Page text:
Tuesday, August 4, 2009
From the Tyranny of Distance to the Monopoly of Now
If we could mount several lifetimes of recorded history and gaze down at its slopes and summits we might see the collapsing of distance into an instantaneous recall of each plodding rung and liberating leapfrog up the incline. From ships to cables to wires, and lightwaves time has been beaten senseless and removed from its former station between the send key and the ear piece. Nothing new about that altercation.
The mountain climb is a treacherous and tiresome metaphor for an ascent so unquestioned gravity catches its breath long enough to wonder: was a decision even made here? As if the speed of communication would ever be left alone long enough to grow static -- even for one recordable moment?
Far greater are the chances that our species would lose all interest in reproducing. Perhaps our numbers would dwindle from forces greater than our collective will? These are less remote possibilities than bringing a halt to faster evolving communications. We can't get the news soon enough. Not fast enough? No news there.
The newest clouds that have nestled beneath this nothing-new-sun have been tagged by a more contemporary name than any timeless nature. To techies it goes by the name of SMS ("short message service"). For the rest of us last week's IM was this morning's text cc'ed as a tweet that will evolve into some other signal by the time it floods my in-box.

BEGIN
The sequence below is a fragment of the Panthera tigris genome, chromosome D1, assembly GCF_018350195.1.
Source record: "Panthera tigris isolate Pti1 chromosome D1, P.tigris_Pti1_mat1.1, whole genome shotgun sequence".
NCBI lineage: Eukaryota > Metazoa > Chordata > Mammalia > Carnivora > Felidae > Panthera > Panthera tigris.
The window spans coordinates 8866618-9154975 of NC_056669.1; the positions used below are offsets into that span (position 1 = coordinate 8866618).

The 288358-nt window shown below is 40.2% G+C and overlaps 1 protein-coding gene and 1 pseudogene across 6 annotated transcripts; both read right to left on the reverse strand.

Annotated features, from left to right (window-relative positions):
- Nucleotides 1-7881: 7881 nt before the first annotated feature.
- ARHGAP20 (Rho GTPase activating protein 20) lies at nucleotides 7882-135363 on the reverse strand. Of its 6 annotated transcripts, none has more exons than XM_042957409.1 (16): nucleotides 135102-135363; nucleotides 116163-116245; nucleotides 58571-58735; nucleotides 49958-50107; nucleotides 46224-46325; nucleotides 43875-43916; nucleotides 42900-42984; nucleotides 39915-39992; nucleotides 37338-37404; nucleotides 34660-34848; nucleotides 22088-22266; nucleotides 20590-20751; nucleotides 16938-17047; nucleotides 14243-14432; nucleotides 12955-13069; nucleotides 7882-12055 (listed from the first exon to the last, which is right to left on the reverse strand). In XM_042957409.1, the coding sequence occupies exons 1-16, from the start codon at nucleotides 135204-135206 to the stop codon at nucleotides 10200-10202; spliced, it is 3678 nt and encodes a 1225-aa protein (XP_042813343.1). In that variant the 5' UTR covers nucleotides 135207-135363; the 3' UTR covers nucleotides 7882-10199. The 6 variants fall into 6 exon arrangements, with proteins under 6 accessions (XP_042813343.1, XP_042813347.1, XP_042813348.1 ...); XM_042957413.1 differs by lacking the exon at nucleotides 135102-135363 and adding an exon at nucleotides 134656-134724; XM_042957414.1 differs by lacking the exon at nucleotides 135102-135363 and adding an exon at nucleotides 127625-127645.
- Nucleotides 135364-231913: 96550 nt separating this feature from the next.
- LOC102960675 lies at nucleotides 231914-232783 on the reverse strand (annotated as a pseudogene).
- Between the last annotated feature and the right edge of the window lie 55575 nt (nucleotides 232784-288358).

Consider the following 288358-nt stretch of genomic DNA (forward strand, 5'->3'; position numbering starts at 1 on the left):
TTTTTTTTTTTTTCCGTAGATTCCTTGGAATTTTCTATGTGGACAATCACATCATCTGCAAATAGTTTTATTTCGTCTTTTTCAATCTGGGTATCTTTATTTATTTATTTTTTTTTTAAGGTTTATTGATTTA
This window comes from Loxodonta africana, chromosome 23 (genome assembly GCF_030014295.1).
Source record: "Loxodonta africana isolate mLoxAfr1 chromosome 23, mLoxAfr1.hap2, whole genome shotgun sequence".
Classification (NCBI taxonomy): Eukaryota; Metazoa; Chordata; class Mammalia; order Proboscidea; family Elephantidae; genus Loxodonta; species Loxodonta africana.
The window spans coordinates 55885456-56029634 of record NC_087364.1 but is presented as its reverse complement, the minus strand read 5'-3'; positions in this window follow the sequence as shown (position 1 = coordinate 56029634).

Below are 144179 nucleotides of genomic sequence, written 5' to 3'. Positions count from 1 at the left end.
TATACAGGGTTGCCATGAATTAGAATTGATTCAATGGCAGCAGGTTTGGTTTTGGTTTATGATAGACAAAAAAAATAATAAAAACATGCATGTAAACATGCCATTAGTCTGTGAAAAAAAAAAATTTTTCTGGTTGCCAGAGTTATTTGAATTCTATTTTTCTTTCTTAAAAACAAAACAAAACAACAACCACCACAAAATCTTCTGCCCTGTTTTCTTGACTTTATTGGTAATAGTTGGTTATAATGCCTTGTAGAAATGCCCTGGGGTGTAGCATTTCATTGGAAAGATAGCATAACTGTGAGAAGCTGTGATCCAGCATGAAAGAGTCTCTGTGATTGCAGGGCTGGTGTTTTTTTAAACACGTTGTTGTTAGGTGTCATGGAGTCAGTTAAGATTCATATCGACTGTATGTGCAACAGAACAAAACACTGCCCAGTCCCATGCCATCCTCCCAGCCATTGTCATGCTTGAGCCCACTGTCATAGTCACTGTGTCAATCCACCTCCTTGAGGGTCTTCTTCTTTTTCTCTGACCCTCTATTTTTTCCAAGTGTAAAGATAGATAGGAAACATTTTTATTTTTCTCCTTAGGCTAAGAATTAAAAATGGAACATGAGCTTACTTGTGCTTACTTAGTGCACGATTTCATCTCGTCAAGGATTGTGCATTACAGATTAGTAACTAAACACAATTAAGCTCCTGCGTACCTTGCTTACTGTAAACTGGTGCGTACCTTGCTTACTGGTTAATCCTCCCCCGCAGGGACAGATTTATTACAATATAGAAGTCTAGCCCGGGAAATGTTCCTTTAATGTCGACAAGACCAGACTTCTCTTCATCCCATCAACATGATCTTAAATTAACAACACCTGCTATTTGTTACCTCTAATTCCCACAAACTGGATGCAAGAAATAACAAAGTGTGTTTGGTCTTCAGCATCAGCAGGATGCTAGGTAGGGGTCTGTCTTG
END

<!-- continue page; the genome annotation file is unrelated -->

In the late seventies I first experienced this ancient pang for a collective human respite (was it overnight delivery of air parcels? I've lost the clock watch on that one). I railed then against the competing claim that a piece of news could be both timely and analytical. Narrowing the gap between sending and receiving does nothing to speed up the vetting, assessing, or netting out what it means.
Is it better to be in the dark?
What you don't know "may" hurt you. What you don't need to know "will" distract you. Try that rationale on for size the next time an idle moment is engulfed by a flurry of Blackberry deletions. This abhorrence of a chatter free void is not about staying on top or keeping up. It's about not ending up on the bottom -- the very place we analytical types had once vowed to occupy until we could safely say "we know when up is up."
Oh how little majesty and how precipitous the trajectory of those towering achievements. Our views of technology are positively panoramic. But united we stand -- on the shoulders of midgets.
- Marc Solomon
- attentionSpin is a consulting practice formed in 1990 to create, automate and apply a universal scoring system (“The Biggest Picture”) to brands, celebrities, events and policy issues in the public eye. In the Biggest Picture, attentionSpin applies the principles of market research to the process of media analytics to score the volume and nature of media coverage. The explanatory power of this research model: 1. Allows practitioners to understand the requirements for managing the quality of attention they receive 2. Shows influencers the level of authority they hold in forums where companies, office-seekers, celebrities and experts sell their visions, opinions and skills 3. Creates meaningful standards for measuring the success and failure of campaigns and their connection to marketable assets.